Police: $53 million in jewels stolen in Cannes

PARIS (AP) — A staggering $53 million worth of diamonds and other jewels were stolen Sunday from the Carlton Intercontinental Hotel in Cannes, in one of Europe’s biggest jewelry heists in recent years, police said. One expert noted the crime follows recent jail escapes by members of the notorious “Pink Panther” jewel-thief gang.

The hotel on the sweltering French Riviera was hosting a temporary jewelry exhibit over the summer from the prestigious Leviev diamond house, which is owned by Israeli billionaire Lev Leviev.

A police spokesman said the theft took place around noon, but he could not confirm local media reports that the robber was a single gunman who stuffed a suitcase with the gems before making a swift exit. The spokesman spoke on condition of anonymity because he was not authorized to discuss the matter on the record.

The luxury Carlton hotel is situated on the exclusive Promenade de la Croisette, which stretches a mile and a half along the French Riviera and is thronged by the rich and famous throughout the year. The hotel’s position provides not only a beautiful view of the sea but also an easy getaway for potential jewel thieves along the long stretch of road.

“It’s a huge theft. Any time you talk about a heist with many millions of dollars, it turns heads and feeds the imagination,” said Jonathan Sazonoff, U.S. editor for the Museum Security Network website and an authority on high-value crime.

He said the likelihood of recovering the stolen diamonds and jewels is slim because thieves can easily sell them on.

“The fear is, if you’re dealing with high-quality minerals, it’s hard to get them back,” Mr. Sazonoff said. “They can be broken up, and so they can be easily smuggled and sold.”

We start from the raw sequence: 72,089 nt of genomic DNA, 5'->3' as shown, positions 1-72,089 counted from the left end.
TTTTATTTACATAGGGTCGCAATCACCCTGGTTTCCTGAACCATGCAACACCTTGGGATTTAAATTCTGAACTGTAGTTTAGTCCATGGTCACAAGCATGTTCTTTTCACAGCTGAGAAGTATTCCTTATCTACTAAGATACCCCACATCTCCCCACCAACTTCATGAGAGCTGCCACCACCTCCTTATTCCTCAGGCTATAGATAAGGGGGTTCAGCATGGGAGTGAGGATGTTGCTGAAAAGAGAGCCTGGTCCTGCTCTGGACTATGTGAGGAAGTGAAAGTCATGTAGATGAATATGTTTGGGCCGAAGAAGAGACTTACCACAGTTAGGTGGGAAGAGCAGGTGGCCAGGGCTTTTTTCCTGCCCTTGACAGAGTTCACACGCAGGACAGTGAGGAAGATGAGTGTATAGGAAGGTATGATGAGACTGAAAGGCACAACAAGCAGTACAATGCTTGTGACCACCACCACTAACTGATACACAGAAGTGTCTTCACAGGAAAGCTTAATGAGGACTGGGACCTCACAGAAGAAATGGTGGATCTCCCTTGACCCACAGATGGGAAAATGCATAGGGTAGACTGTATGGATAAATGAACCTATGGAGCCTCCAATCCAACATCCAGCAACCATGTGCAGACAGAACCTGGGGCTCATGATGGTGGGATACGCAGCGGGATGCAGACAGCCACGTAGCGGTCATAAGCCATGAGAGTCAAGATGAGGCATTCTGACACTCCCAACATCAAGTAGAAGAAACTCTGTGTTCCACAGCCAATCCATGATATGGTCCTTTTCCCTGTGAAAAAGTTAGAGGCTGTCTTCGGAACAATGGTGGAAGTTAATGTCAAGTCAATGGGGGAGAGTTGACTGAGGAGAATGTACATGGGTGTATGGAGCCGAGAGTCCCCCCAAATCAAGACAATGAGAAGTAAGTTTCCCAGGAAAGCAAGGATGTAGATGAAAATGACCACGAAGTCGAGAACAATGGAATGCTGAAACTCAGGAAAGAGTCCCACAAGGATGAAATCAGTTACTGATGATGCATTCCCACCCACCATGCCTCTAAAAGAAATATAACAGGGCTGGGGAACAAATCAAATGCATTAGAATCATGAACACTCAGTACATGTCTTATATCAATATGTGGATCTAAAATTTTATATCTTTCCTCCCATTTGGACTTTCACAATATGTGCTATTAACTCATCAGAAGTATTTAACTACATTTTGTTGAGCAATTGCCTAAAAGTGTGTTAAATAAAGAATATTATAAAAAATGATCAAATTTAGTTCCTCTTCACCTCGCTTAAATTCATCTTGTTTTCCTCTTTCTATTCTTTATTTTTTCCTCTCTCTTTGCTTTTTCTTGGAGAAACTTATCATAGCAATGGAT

The valuable gems were supposed to be on public display until the end of August. It was not immediately clear how many pieces were stolen.

Several police officers were placed in front of the Carlton exhibition room — near a Cartier diamond boutique — to prevent the dozens of journalists and photographers from getting a look at the scene of the crime.

Hotel officials would not comment, and attempts to reach Mr. Leviev or his company were not immediately successful.

Europe has been struck by several brazen jewelry thefts in recent years, some of which have involved tens of millions of dollars in treasure.

On Feb. 18 in Belgium, some $50 million worth of diamonds were stolen.

In that heist, the stones from the global diamond center of Antwerp had been loaded on a plane headed to Zurich when robbers dressed in dark police clothing and hoods drove through a hole they had cut in the Brussels Airport fence in two black cars with blue police lights flashing. They drove onto the tarmac, approached the plane, brandished machine guns, offloaded the diamonds, then left in an operation that took barely five minutes.

Authorities have since detained dozens of people and recovered much of the stolen treasure in that operation.